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The Green-Room

ISSUE:  Winter 1942

Southern Review, has often contributed to the Virginia Quarterly. His novel, “Night Rider,” won the Houghton Mifflin Literary Fellowship prize for 1989.

As the writer of the most widely syndicated Southern newspaper column, and as editor, lecturer, and author, John Temple Graves has won the reputation of being “one of the ablest, most liberal, and best informed men about our Southern economic problem.” He has been a member of the editorial staff of the Birmingham Age-Herald since 1929. In 1919 he was assistant to Edward N. Hurley on the American Peace Commission at Paris. In recent years he has organized two successful campaigns: one to combat the discrimination in the price of steel against Southern industrialists, and the other to obtain greater representation for the South in the Democratic National Conventions.

Helen Hill is the executive director of the National Policy Committee in Washington, D. C. She is the editor and author of many volumes on economics, agriculture, and foreign trade, and is also the author of a biography of George Mason, the great constitutionalist. Her two most recent books arc: “Beyond German Victory” (with Herbert Agar) and “America’s Maginot Lines.” She has long been a valued contributor to the Virginia Quarterly.

“I hope no one takes this story to be a wailing over Greece,” writes Peter Gray concerning “Threnody for Stelios”; “for Greece is not dead, and needs help now, not wailing. . . . The peasant funeral customs arc striking in their frank expressions of grief—so much more hon-est than the American tendency to hush up the matter, to avoid even the word Mcath’ and pretend that nothing has happened—and in their relation to the pagan religion. The conception of death as a wedding, an important clement in the old mysteries, is still held to in present day wailing, and a young girl is dressed for burial in a white veil and wedding gown.” Peter Gray was introduced to Virginia Quarterly readers in the Winter, 1941, issue. He is at present engaged in writing a non-fictional book on Greece.

William Schack began his writing career as a schoolboy by winning an essay

prize of fifty cents. Before publishing a book, however, he spent a number of years in doing research in colloid chemistry, in editing trade journals, in reviewing plays for The New York Times, and in four years’ travel in Europe and the Near East. Meanwhile he had been contributing verse and prose to some twenty different magazines and “somewhere along the line,” he says, he became an art critic. In 1939 he published “And He Sat among the Ashes,” a biography of Louis M. Eilshemius. The present essay, which is about wrong and right ways of criticizing art, marks his first appearance in the Virginia Quarterly Review.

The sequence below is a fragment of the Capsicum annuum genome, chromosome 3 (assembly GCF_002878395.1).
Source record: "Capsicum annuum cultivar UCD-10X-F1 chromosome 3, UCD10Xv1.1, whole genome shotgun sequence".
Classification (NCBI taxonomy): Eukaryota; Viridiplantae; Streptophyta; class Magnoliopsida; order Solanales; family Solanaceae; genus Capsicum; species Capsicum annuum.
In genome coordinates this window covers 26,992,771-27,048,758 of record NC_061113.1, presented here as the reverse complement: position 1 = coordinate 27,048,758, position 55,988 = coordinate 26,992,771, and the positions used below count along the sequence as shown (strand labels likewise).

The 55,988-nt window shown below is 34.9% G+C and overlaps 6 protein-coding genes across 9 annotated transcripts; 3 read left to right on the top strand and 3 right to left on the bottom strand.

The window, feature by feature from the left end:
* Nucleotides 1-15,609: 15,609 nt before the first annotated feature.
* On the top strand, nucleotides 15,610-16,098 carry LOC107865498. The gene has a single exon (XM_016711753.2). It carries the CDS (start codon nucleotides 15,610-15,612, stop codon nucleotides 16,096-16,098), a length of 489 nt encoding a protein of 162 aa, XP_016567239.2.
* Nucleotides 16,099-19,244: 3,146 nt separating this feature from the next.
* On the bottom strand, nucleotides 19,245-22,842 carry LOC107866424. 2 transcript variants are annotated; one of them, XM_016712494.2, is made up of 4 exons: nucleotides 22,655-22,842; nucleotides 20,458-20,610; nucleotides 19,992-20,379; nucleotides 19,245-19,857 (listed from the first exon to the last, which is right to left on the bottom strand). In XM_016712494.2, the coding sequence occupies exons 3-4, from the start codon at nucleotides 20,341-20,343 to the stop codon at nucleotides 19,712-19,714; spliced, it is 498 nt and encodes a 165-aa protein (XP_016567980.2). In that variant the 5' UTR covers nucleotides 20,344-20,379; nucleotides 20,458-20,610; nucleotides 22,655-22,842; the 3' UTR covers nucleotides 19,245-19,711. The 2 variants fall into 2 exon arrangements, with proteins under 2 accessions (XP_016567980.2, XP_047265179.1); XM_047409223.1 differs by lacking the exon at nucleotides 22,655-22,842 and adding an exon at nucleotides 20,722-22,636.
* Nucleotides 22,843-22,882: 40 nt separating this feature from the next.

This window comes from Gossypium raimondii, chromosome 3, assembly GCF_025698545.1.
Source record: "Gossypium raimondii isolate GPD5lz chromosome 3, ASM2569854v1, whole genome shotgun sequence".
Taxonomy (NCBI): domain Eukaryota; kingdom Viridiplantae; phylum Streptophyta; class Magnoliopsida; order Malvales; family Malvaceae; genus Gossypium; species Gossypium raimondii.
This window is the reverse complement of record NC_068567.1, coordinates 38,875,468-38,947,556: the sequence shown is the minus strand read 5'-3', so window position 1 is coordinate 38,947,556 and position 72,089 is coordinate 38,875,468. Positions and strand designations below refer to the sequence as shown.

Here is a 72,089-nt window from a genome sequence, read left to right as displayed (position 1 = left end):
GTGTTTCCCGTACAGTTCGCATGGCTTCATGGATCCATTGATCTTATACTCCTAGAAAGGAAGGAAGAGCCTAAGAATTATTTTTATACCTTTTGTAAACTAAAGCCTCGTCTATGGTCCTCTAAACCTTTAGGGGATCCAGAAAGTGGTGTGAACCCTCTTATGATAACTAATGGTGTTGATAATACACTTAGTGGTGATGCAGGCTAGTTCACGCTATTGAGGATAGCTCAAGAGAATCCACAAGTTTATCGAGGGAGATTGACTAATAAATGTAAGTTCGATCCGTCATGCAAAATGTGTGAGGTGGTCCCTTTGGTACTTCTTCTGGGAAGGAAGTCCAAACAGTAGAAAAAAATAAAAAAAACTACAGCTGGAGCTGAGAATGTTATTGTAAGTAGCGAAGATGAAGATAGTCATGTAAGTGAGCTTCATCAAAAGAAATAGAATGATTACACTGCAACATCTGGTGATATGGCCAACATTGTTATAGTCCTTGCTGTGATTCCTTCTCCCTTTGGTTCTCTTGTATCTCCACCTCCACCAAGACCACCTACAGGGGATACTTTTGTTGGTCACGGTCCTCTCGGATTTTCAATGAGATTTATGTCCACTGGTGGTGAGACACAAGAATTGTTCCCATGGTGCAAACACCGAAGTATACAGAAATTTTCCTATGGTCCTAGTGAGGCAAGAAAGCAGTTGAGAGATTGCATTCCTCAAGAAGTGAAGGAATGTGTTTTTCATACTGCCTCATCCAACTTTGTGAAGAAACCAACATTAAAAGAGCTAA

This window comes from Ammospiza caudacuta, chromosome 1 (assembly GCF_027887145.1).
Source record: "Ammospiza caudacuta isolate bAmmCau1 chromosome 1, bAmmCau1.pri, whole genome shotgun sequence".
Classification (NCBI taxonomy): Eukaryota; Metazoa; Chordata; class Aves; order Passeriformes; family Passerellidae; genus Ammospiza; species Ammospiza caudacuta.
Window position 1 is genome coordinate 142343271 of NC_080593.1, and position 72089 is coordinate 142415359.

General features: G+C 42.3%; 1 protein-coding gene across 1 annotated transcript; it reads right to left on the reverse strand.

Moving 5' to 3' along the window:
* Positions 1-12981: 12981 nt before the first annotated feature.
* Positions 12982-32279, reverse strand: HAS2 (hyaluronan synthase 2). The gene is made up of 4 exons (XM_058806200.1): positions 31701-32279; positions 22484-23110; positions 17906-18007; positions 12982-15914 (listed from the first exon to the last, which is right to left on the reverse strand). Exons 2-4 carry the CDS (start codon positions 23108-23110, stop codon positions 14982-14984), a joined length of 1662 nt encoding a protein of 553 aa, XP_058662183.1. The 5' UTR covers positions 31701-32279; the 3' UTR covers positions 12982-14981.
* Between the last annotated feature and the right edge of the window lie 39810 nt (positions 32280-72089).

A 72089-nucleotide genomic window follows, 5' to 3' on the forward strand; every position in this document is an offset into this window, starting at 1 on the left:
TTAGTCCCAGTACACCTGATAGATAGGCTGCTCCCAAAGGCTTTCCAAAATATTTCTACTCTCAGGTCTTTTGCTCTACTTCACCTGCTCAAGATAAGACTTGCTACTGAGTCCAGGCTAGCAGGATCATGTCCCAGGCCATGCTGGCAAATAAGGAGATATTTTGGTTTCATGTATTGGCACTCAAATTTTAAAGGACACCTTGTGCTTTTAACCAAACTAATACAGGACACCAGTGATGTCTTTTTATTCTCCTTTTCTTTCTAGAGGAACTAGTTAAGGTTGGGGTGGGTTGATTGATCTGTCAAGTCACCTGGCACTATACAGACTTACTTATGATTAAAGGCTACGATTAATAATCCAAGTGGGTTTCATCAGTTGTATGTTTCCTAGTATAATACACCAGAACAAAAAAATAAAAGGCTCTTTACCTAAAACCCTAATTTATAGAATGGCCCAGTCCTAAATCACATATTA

Edwin Mims, Jr., who makes his first contribution to the Virginia Quarterly with his review in this issue, is now Pro-fessor of American History at Sarah Lawrence College. His most recent volume is “The Majority of the People,” published last winter. Archibald A. Hill, Profes- sor of English and English Philology at the University of Virginia, has contributed literary and philological articles to many magazines, including the Virginia Quarterly. He is a member of the consulting board of the Thorndyke Century Senior Dictionary and is the editor of and one of the contributors to the recently published volume, “Humanistic Studies in Honor of John Calvin Metcalf.” SiGmund Neu- mann is the distinguished author of many volumes in both German and English; among his most recent in the latter language are “The Sowing of Versailles” and “Revolution for What?” He is Professor of Political Science at Wesleyan Univer- sity in Connecticut. Francis P. Gaines is President of Washington and Lee Univer- sity. He is the author of “The Southern Plantation” and of “Lee—The Final , Achievement.” The verse of the distin- guished poet, Babette Deutsch, has often appeared in the Virginia Quarterly. She is at present writing a novel about Francois Villon to be entitled “Rogue’s Legacy” and published in the spring. Her recent biography, “Walt Whitman—Builder for America,” is being translated into both Spanish and Portuguese.

Between 1927 and 1941, Dexter Per- kins has written four volumes concerning the Monroe Doctrine, the latest being j


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